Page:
The jury weighing the fate of Michael Dunn -- the white man who shot into a SUV with black teens after he had asked them to turn down their music -- have reached a verdict on four counts, but not the fifth and most severe one, a judge said Saturday.
Judge Russell Healey announced around 4:45 p.m. that the 12 jurors had sent a note saying they'd decided on four of the five counts that Dunn faces. But they haven't unanimously reached a verdict "on count 1 or any of the lesser included offenses."
Count 1 is first-degree murder. Jurors could decide not to convict Dunn on that charge but instead find him guilty on lesser charges such as manslaughter.
After making his announcement, Healey then told the jury to continue their deliberations in hopes of a breakthrough on this crucial count.
If they still can't decide after some length of time -- perhaps a few more hours or days -- a hung jury on this count is possible.
Earlier Saturday, Healey had acknowledged that the jury of four white females, two black females, four white males, an Asian female and a Hispanic male was "struggling, obviously."
"But it's not for want of trying to reconcile all of this," the judge said. "I think we've got some analytical people in there who are trying to do just that -- trying to analyze this from every possible angle."
After these comments, the judge laid out and answered the questions the jury had submitted within half an hour of resuming its deliberations on Saturday morning.
Here's what jurors asked, and how he responded:
-- "Is the defense of self-defense separate for each person in each count?" Judge: "Yes."
-- "Are we determining if deadly force is justified against each person in each count?" Judge: "Yes."
-- "Or, if we determine deadly force is justified against one person, is it justified against the others?" Judge: "No. Self-defense and justifiable use of deadly force applies separately to each count."
Echoes of Trayvon Martin's death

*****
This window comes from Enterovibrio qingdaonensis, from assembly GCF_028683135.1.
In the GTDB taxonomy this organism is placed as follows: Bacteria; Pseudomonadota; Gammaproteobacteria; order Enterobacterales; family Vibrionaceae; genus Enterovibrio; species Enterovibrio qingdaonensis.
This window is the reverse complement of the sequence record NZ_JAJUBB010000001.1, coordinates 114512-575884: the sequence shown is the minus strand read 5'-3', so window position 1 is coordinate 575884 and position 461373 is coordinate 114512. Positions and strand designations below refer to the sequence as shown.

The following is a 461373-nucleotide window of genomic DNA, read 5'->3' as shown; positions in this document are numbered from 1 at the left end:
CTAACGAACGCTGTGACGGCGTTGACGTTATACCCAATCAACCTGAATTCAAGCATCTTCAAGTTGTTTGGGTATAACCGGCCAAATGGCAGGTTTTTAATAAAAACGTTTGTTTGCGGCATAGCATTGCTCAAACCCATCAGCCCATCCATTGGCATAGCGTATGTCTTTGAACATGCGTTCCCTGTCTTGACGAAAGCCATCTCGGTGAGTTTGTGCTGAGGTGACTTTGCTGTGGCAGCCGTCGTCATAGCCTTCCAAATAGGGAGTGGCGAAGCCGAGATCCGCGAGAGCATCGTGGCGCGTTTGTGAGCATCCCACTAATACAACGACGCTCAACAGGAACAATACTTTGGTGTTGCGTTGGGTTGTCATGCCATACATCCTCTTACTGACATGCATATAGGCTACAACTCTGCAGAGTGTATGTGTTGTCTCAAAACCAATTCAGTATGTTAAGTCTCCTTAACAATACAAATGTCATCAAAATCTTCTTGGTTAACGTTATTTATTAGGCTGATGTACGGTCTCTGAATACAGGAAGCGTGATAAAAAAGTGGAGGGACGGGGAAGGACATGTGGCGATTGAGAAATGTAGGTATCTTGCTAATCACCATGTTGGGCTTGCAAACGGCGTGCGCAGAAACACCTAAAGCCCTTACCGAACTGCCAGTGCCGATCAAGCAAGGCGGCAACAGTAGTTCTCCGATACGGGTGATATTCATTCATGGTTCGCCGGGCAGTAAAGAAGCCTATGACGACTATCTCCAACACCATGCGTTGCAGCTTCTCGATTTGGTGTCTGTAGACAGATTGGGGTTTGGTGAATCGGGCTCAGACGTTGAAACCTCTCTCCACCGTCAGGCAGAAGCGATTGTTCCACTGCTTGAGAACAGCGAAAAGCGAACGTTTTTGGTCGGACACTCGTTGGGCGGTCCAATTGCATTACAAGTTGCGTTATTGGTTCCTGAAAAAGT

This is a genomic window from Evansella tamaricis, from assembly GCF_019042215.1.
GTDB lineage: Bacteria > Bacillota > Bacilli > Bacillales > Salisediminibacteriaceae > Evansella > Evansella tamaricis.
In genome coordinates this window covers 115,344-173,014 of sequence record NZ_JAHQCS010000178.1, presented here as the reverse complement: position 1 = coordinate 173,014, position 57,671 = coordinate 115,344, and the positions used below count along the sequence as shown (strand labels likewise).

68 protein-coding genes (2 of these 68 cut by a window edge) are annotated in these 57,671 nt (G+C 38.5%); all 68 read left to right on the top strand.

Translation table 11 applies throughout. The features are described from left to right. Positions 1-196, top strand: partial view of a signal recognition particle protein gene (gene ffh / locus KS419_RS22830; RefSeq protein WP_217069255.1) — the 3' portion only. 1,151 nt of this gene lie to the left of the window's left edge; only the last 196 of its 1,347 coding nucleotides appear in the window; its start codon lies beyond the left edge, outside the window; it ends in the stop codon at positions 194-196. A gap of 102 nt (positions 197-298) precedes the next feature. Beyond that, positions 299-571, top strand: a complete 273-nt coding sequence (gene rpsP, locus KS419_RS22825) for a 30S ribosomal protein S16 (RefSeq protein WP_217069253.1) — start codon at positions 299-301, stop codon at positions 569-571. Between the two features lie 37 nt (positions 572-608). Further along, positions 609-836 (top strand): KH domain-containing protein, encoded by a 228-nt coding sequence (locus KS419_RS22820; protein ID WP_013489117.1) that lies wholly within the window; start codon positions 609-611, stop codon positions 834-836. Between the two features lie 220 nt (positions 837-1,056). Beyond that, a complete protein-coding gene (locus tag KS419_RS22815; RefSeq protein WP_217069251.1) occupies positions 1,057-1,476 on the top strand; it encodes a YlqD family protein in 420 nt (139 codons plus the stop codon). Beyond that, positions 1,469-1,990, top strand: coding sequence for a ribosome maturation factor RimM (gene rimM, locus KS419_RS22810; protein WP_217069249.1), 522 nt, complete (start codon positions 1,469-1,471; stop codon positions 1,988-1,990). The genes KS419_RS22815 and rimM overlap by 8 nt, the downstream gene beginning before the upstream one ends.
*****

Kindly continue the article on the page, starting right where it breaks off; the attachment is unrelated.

It was November 23, 2012, when Michael Dunn pulled into a gas station in Jacksonville, parking next to a red SUV full of teenagers.
Loud music was coming from that car, and Dunn expressed his displeasure.
What came next is a subject of dispute. Clearly, there were words exchanged. And without doubt, Dunn ended up opening fire on the vehicle, killing Davis.
But did one of the teens flash a gun? Dunn says so, but prosecutors say that's not true -- pointing to the fact the teens were unarmed. And was the defendant acting in self-defense? Again, the two sides come to opposite conclusions.
Some have compared the Dunn case to the trial of George Zimmerman in the killing of Florida teenager Trayvon Martin, which, like the current trial, had racial overtones and claims of self-defense.
Martin's own parents have said as much, claiming Davis' killing is another reminder that in Florida, "racial profiling and stereotypes" may serve as the basis for illegitimate fear "and the shooting and killing of young teenagers."
But Dunn's defense attorney, Cory Strolla, told CNN's Chris Cuomo on Friday that the Zimmerman and Dunn cases aren't so similar.
There was a physical confrontation between Zimmerman and Martin, and police gave Zimmerman the benefit of the doubt about defending himself, Strolla said.
"My client did not wait to become that victim," he said. "My client did not wait to either get assaulted by a weapon or have someone potentially pull a trigger," he said.
Though a weapon was never found, Strolla maintains the youths could have had one. Dunn felt threatened and acted, he said.
"Now, does it sound irrational? Of course it sounds irrational. But have you ever been in that situation?" Strolla asked.
Given the attention and emotions tied to this case, a "comprehensive public safety plan" has been established ahead of a verdict, according to the Duval County joint information center handling the Dunn trial.